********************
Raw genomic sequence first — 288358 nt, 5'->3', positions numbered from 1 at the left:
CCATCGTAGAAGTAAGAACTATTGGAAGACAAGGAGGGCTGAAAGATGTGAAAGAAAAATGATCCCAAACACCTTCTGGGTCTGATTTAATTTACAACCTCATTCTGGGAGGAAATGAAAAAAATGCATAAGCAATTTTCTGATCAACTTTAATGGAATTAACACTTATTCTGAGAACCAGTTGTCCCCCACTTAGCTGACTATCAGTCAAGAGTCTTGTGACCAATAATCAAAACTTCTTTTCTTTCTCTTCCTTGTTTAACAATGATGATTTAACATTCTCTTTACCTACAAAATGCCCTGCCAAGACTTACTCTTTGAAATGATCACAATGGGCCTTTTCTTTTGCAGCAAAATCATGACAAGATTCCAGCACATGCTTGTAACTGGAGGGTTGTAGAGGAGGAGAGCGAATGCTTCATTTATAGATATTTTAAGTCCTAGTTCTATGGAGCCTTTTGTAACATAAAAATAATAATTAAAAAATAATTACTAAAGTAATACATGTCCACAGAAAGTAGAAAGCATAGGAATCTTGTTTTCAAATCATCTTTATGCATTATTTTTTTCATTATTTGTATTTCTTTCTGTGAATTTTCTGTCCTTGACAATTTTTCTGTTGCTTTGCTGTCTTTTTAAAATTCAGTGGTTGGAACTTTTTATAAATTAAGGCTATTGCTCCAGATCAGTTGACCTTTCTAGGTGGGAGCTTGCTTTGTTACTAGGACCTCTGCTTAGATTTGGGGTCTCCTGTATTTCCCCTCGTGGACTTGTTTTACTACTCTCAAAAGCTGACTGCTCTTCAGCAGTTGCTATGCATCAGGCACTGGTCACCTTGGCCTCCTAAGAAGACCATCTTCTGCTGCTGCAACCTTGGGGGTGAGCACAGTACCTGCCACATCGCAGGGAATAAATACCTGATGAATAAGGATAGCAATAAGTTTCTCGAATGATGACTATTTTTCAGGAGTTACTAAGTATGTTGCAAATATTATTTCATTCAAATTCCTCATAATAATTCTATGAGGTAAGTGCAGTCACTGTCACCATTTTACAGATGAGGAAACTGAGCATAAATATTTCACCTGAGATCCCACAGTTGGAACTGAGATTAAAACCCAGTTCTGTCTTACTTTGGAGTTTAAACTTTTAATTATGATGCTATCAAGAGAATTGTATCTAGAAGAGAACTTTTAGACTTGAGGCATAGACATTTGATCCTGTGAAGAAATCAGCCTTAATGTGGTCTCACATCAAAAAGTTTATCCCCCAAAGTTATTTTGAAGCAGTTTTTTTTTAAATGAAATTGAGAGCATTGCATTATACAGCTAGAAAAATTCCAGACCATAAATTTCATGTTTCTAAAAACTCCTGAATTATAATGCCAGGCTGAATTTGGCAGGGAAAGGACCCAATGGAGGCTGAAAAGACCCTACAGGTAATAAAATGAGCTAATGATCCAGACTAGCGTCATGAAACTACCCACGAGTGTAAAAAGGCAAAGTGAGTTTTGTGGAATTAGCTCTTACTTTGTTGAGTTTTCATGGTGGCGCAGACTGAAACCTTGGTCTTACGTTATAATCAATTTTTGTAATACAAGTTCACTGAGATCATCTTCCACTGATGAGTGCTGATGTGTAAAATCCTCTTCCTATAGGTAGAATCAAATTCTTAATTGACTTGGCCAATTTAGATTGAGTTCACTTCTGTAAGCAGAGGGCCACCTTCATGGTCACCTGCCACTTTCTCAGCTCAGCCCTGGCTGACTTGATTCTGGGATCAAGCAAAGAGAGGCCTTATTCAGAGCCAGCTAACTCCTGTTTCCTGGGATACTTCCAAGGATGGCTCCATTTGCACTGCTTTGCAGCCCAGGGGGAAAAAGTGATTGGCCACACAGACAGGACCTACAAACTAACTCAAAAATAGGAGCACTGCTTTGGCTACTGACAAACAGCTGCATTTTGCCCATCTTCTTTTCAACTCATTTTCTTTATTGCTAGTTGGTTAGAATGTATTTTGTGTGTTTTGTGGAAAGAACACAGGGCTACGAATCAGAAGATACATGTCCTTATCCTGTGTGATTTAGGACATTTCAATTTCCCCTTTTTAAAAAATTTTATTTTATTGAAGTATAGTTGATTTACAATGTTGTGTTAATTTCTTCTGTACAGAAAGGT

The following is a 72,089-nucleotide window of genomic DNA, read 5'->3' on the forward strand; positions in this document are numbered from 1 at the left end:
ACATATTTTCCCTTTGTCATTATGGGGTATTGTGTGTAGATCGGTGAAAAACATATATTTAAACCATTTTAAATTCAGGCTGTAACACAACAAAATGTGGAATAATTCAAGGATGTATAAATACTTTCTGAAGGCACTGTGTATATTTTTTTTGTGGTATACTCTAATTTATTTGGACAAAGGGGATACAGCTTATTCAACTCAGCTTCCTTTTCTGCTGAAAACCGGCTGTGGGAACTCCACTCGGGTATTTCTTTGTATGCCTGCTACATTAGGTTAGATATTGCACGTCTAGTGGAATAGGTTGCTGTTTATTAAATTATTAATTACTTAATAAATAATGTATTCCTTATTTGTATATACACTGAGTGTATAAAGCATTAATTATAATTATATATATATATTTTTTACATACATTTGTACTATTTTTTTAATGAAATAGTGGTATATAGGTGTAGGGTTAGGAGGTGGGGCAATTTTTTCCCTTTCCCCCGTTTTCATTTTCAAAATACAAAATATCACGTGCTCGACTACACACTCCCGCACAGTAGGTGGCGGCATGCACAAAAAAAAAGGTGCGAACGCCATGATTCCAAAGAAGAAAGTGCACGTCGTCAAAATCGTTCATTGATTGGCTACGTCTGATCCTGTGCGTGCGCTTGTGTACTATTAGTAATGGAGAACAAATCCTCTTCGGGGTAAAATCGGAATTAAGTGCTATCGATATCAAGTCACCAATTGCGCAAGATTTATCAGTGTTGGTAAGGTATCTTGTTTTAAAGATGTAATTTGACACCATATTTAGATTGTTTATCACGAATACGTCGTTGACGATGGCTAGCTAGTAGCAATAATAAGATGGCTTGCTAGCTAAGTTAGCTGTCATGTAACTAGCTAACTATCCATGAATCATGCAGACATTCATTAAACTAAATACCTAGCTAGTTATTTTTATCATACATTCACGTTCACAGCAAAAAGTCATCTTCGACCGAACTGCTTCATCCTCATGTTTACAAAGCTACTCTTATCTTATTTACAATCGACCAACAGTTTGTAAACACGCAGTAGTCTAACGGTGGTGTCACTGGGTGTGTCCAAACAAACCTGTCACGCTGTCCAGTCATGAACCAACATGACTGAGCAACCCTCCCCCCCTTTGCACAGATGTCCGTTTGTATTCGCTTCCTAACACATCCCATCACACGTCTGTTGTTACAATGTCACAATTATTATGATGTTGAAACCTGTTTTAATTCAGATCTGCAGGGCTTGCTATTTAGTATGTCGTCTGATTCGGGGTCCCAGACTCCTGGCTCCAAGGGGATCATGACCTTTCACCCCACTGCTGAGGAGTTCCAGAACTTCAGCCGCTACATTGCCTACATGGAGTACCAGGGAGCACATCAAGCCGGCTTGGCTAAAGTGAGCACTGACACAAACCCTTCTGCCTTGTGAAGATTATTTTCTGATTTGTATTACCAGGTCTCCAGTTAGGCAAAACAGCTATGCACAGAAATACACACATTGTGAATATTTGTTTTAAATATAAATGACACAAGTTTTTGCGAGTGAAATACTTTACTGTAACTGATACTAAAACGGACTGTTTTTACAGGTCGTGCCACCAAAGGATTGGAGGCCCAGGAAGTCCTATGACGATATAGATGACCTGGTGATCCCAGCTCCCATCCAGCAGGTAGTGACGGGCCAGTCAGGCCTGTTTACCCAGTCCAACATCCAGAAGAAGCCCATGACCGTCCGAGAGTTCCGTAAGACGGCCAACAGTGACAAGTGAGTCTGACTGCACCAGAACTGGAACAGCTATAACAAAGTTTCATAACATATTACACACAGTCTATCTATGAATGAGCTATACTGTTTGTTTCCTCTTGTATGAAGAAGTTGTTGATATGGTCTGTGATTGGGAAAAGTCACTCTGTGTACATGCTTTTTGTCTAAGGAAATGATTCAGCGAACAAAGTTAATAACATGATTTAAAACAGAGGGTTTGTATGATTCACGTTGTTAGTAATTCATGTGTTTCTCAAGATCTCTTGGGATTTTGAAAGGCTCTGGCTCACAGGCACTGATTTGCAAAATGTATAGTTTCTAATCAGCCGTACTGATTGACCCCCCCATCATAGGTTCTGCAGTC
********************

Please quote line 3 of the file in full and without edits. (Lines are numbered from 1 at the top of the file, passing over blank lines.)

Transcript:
The following is a 72,089-nucleotide window of genomic DNA, read 5'->3' on the forward strand; positions in this document are numbered from 1 at the left end: